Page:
“Of course this doesn’t help — it hurts,” said Lior Peri, whose father, Chaim, 79, was kidnapped from Nir Oz, an Israeli kibbutz close to the Gaza border. “I don’t know who’s in charge and giving the order, but they’re definitely not thinking about the hostages.”
Some Israelis who are familiar with the seemingly endless cycle of attacks and counterattacks in the Middle East were bracing for retribution.
After the assassination, Rear Adm. Daniel Hagari, the Israeli military’s chief spokesman, said Israeli forces were “on very high alert on all fronts, for defensive and offensive actions.” But in what some analysts interpreted as an indication that Israel was not seeking a wider war with Hezbollah, Admiral Hagari emphasized that it was “focused on fighting Hamas.”
Israeli public support for destroying Hamas is broad but not unqualified. After almost three months of war, there is growing international outrage over the number of Palestinian civilians being killed. And many Israelis are beginning to openly question whether the goal of destroying Hamas is realistic — and whether the cost of doing so would be bearable.
Most senior Hamas leaders within Gaza have eluded capture, and though Israel has begun pulling some troops out of the enclave in what appears to be the start of a shift toward a more targeted assault, few Israelis were prepared for a conflict of this length and with such heavy casualties.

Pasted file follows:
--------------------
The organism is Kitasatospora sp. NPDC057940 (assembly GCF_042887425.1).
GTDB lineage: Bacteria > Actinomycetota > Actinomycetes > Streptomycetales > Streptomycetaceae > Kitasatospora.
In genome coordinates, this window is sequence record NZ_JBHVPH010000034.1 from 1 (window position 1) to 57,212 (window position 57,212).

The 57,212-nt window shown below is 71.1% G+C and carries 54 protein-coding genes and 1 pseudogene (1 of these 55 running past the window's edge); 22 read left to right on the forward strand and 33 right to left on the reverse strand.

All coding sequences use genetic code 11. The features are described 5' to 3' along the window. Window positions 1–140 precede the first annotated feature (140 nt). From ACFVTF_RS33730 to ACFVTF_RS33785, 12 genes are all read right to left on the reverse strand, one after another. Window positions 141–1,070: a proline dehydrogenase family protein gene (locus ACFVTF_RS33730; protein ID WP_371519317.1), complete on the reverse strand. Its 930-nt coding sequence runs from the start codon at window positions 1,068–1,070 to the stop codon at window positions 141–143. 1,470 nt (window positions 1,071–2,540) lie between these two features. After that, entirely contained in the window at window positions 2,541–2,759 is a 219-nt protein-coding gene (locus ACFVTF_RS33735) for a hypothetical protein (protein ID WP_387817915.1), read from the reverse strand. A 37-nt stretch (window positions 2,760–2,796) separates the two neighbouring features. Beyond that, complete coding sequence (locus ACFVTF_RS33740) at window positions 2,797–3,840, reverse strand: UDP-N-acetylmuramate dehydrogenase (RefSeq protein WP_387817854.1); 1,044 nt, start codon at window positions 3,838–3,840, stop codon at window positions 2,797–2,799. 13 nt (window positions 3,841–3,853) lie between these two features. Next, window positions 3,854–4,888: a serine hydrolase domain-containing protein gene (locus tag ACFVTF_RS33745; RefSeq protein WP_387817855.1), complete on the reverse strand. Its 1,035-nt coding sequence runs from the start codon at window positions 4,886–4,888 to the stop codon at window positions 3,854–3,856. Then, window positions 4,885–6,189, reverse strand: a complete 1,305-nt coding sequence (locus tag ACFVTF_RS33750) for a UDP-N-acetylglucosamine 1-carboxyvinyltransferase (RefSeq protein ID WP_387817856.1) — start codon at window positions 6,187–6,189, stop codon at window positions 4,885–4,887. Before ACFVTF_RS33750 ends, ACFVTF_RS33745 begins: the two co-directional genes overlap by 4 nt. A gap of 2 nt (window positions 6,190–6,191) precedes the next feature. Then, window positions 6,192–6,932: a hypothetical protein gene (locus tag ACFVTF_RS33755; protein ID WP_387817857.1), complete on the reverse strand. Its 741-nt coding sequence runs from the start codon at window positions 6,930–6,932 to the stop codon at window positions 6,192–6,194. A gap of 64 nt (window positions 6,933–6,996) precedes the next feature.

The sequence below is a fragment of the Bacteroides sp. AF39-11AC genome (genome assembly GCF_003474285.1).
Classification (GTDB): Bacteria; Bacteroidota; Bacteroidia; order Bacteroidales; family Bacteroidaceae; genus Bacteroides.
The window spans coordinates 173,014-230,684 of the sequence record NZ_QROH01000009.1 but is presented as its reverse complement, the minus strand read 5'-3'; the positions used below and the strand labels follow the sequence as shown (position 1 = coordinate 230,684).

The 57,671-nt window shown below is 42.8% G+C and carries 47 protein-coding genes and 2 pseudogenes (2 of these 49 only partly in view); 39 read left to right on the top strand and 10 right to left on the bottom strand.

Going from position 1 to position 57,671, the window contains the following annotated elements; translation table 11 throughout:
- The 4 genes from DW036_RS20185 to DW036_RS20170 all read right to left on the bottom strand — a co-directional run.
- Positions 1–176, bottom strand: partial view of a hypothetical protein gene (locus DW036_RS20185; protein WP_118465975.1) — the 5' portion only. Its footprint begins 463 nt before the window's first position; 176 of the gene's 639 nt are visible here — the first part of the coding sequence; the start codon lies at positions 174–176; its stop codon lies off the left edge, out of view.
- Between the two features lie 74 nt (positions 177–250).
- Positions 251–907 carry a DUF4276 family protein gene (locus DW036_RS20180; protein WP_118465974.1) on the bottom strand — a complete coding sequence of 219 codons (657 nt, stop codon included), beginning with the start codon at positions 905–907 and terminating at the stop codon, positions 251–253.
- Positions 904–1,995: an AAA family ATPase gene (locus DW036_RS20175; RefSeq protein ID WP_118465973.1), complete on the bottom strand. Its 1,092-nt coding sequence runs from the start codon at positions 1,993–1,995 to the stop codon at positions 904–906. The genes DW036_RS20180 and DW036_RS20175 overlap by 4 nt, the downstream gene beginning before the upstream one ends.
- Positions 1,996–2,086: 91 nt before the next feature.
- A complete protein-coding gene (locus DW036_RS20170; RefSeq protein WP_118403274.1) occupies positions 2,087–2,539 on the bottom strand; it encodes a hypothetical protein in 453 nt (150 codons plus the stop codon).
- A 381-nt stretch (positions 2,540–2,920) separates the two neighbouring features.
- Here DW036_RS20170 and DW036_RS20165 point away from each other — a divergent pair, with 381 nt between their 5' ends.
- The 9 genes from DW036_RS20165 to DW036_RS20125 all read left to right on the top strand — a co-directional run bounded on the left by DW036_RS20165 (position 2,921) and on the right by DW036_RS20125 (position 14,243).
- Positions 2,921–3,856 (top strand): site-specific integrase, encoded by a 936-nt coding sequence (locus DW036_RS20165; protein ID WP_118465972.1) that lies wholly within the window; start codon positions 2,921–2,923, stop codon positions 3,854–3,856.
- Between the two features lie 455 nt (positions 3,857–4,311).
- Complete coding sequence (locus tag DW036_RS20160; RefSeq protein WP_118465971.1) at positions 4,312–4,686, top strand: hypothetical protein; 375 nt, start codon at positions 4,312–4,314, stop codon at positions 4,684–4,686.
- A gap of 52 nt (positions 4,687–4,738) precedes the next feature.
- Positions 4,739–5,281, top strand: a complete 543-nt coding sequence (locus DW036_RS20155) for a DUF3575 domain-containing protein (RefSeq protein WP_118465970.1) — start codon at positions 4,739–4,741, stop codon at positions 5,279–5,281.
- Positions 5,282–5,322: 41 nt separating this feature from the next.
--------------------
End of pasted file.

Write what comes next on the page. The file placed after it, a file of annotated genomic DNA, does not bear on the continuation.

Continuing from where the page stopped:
The Israeli military said on Wednesday that one of the hostages in Gaza, Sahar Baruch, 25, was killed last month during a rescue attempt. It said that it was not yet possible to determine whether he had been killed by Hamas or by Israeli fire.
While the war in Gaza has unified many Israelis, who were in political turmoil before the Hamas attack, tensions have begun to re-emerge.
On Wednesday, the Israeli Supreme Court delayed a new law that would have made it harder for a prime minister to be deemed unfit and removed from office. The court found that the law was designed to help Mr. Netanyahu, who is on trial on corruption charges. The ruling came days after the court struck down a sweeping law that would have curbed the power of the judiciary, in another blow to Mr. Netanyahu.
Euan Ward contributed reporting from Beirut, Lebanon; and Talya Minsberg and Michael Levenson from New York.